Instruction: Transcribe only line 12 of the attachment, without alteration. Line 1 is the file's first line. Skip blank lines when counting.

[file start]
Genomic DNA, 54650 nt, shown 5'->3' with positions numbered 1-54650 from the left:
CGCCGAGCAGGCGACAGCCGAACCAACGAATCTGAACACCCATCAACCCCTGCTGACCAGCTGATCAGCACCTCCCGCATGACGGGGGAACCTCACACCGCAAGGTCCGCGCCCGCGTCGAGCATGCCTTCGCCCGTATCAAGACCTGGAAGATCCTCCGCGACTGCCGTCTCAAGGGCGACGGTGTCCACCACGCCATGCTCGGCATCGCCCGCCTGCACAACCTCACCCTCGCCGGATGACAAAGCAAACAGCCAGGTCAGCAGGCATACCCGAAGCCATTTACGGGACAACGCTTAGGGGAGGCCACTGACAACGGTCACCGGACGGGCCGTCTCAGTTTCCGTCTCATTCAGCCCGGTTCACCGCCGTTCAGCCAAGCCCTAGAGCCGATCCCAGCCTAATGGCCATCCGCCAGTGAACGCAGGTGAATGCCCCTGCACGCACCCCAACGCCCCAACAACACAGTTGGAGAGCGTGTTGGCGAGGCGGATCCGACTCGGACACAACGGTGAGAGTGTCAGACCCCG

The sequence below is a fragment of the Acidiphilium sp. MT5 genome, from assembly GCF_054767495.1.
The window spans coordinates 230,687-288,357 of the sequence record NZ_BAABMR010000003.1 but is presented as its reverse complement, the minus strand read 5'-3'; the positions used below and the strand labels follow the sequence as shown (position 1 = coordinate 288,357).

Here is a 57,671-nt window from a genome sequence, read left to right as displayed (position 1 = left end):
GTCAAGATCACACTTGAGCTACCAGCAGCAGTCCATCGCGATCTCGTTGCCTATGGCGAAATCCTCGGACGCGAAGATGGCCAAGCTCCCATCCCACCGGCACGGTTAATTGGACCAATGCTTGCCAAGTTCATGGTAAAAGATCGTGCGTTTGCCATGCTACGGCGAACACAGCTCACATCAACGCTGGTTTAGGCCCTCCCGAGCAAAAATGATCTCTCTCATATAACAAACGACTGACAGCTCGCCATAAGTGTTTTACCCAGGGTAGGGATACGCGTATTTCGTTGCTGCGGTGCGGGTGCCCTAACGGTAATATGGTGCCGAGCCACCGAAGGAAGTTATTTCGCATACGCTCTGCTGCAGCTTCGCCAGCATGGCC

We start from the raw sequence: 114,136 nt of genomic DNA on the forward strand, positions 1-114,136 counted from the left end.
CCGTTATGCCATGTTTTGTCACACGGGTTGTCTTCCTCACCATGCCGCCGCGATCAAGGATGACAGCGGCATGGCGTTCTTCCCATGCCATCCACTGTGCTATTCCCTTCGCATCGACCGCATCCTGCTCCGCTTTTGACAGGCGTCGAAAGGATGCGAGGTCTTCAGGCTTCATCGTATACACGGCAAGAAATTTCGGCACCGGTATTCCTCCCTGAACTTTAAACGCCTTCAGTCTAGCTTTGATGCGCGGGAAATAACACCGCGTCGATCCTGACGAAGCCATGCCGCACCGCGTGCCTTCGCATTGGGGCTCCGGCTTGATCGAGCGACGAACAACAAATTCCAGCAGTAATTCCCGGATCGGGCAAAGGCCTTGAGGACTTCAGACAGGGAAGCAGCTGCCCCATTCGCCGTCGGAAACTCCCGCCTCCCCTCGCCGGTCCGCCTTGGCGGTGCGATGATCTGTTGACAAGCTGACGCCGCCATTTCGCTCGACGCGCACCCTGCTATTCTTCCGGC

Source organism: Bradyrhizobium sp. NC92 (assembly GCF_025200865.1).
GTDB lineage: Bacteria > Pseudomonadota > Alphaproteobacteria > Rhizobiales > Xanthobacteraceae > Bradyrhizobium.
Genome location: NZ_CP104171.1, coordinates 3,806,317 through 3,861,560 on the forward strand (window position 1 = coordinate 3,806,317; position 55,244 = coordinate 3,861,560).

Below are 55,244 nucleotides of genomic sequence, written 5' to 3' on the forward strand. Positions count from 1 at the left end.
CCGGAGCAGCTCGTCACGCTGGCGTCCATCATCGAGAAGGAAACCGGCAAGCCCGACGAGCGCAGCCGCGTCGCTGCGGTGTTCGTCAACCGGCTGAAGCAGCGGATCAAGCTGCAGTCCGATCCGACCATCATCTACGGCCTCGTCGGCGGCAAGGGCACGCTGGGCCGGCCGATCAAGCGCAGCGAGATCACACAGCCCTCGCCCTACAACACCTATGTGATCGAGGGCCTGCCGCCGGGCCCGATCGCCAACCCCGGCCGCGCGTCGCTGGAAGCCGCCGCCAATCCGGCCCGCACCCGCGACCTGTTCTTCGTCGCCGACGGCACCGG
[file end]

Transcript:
Below are 55,244 nucleotides of genomic sequence, written 5' to 3' on the forward strand. Positions count from 1 at the left end.